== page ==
Today, I want to talk about the lighting considerations that come into play with picking paint colors. We’ll start with a new vocabulary word for all you Scrabble competitors. Metamerism. Heard of it? If not, you’re certainly familiar with its meaning. Ever noticed how a paint color you carefully chose at the store looks completely different in your living room? Or how two seemingly black socks you put on in the morning turned into one black and one decidedly navy blue sock at the office? The effect of metamerism occurs when colors appear to change under different light conditions.

Metamerism can be used to your advantage – it’s certainly interesting to have a room with a dynamic paint color that changes from sunrise to sunset, from wall to wall, and from room to room. However, it’s important to be knowledgeable about how it works, so you don’t end up with a fast food red hue when you were aiming for a sophisticated shade of brick.

Know How Light Exposure (North, East, South, West) Affects Colors

innovative light blue colors to paint room How To Pick a Paint Color: The Lighting Perspective

Image via decosee.com

Continue reading »

 Posted by on December 23, 2013 at 10:00 am
Dec 172013
 

Our hope is for Light Reading to be a place you can come for inspiration and guidance as you plan your next lighting project.

The thing is, we are incredibly inspired by our readers!  Your creative installations, kind words, and contributions to product Q&A’s constantly remind us why we do what we do. In this season of thankfulness, we are so thankful for you.

As the year comes to a close, we wanted to share our top 5 most popular blog posts from 2013. Without further ado …

Motion Sensor Under Cabinet Lights Your Top 5 Favorite Blog Posts From 2013

“11 Beautiful Photos of Under Cabinet Lighting”

11 Beautiful Photos of Under Cabinet Lighting: This one definitely falls under the “inspiration” category, but it can also be helpful if you’re trying to determine what type of under cabinet lighting is your favorite for the kitchen. Puck? Linear? LED? Fluorescent? Be prepared to gaze at dreamy kitchens. Read More >>

iStock 000016712550Small Your Top 5 Favorite Blog Posts From 2013

“How To Have Great Lighting In a Rental”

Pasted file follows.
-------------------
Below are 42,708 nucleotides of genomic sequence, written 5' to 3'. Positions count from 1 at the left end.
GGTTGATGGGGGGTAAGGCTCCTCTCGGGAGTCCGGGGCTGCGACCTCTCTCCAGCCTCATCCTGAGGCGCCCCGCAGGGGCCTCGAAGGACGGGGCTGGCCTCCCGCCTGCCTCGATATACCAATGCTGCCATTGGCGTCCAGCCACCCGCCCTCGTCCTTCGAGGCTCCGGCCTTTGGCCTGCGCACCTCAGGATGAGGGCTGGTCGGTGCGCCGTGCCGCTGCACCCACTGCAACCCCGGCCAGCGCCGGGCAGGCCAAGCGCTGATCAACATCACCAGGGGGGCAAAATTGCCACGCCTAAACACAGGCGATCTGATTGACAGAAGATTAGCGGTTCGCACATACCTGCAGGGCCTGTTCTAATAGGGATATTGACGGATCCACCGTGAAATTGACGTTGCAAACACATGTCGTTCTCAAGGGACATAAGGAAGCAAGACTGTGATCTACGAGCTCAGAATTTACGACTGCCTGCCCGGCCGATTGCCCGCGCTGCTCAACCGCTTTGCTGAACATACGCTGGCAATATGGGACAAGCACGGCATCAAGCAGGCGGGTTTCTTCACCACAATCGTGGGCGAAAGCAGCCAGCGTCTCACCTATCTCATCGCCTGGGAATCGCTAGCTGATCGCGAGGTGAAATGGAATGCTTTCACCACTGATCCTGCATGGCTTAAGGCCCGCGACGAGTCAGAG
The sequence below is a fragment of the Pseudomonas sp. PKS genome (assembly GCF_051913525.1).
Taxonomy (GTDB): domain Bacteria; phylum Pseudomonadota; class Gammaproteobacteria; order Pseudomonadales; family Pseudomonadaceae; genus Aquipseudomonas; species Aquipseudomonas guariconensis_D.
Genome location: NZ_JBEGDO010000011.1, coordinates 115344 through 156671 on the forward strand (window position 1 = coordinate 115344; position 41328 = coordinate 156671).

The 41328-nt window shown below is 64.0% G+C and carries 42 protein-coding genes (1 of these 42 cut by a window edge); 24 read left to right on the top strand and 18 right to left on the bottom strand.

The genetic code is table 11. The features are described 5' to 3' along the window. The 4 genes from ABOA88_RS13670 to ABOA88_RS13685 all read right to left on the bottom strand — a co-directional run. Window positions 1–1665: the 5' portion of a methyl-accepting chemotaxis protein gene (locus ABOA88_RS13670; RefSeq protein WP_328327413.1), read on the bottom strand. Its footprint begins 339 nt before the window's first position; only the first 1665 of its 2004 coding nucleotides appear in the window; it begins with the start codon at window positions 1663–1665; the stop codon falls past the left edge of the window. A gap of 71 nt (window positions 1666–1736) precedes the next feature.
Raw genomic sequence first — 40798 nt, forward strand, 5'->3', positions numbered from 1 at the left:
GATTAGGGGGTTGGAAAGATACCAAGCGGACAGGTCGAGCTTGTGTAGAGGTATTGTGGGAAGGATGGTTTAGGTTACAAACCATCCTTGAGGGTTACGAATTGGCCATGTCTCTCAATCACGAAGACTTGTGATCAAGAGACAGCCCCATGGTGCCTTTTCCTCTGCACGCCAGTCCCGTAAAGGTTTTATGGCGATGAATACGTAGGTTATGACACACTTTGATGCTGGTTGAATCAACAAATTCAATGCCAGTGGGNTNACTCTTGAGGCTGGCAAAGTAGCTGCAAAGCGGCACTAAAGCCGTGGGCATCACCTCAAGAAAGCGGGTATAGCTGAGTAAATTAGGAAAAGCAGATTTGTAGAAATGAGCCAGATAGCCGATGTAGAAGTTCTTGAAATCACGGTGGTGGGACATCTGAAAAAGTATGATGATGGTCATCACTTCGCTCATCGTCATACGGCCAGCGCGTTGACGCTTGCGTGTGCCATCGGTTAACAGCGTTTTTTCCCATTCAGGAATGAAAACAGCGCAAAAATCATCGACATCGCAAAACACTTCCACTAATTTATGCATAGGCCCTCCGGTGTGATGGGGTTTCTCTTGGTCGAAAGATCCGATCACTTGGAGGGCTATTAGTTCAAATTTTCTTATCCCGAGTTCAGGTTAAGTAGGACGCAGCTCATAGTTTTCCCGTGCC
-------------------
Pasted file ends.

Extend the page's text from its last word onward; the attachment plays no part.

Here’s How To Map Out Your Recessed Lights (An Infographic): Those who decide to add recessed lighting to a new or existing home are presented with a seemingly impossible task – laying them out on a blueprint. This infographic will clue you in on what every lighting designer knows about recessed lighting placement. You’ll be ready to install in no time. Read More >>

How To Install Recessed Lights In a Drop Ceiling: There are special considerations for this type of lighting installation; for example, you need to be cautious about heat output to avoid a fire hazard around plastic surfaced or fiberglass panels.  Read More >>

Tape Light Step Lights Your Top 5 Favorite Blog Posts From 2013

“8 Ways To Use Step Lights”

How To Have Great Lighting in a Rental: Trust Annie Josey to share ingenious ideas for amping up your lighting without ticking off your landlord. She walks you through the kitchen, bedroom, living room, bathroom, & patio, rescuing renters everywhere from bad lighting on the way. Read More >>

8 Ways To Use Step Lights (Photo Inspiration): Introduce yourself to the myriad of possibilities when it comes to staircase lighting with these gorgeous photos and links to make them happen in your space. Read More >>

We are looking forward to continuing to share lighting information and photos with you in 2014! As always, let us know if you have any special requests for blog topics below.

 Posted by on December 17, 2013 at 9:30 am
Dec 122013
 

holdman christmas show 20101 Top 5 Christmas Light and Music Displays

What is the Christmas season without Christmas lights and music? But what happens when you combine the two? Well, a wonderfully awesome Christmas light display of course! Check out our picks for the top 5 homes that combined the elements of lights and music to create unforgettable Christmas light displays.

1) The Holdman Family

Beautifully done, and extremely well organized, the Holdman family has been setting their Christmas display to music for years!

2) A Colorado Springs Home

This home goes above and beyond to spread the holiday cheer!

3) Gangham Style

What is 2013 without the widely renowned “Gangman Style” theme song? This home combines the funky fun song with a perfectly timed Christmas display.

4) Let’s Dance!

Although this one seems a little more fitting for a nightclub then a home, it still shines a fun light on combining music with a Christmas light display. Kudos for the creativity!

5) Fit for a Princess

So, maybe this one isn’t exactly “set” to music, but it is still one of the best home Christmas light displays we’ve seen. Even if this particular “home” is actually a castle belonging to a fairytale princess.

Do you know of any cool Christmas lighting displays that are timed to music?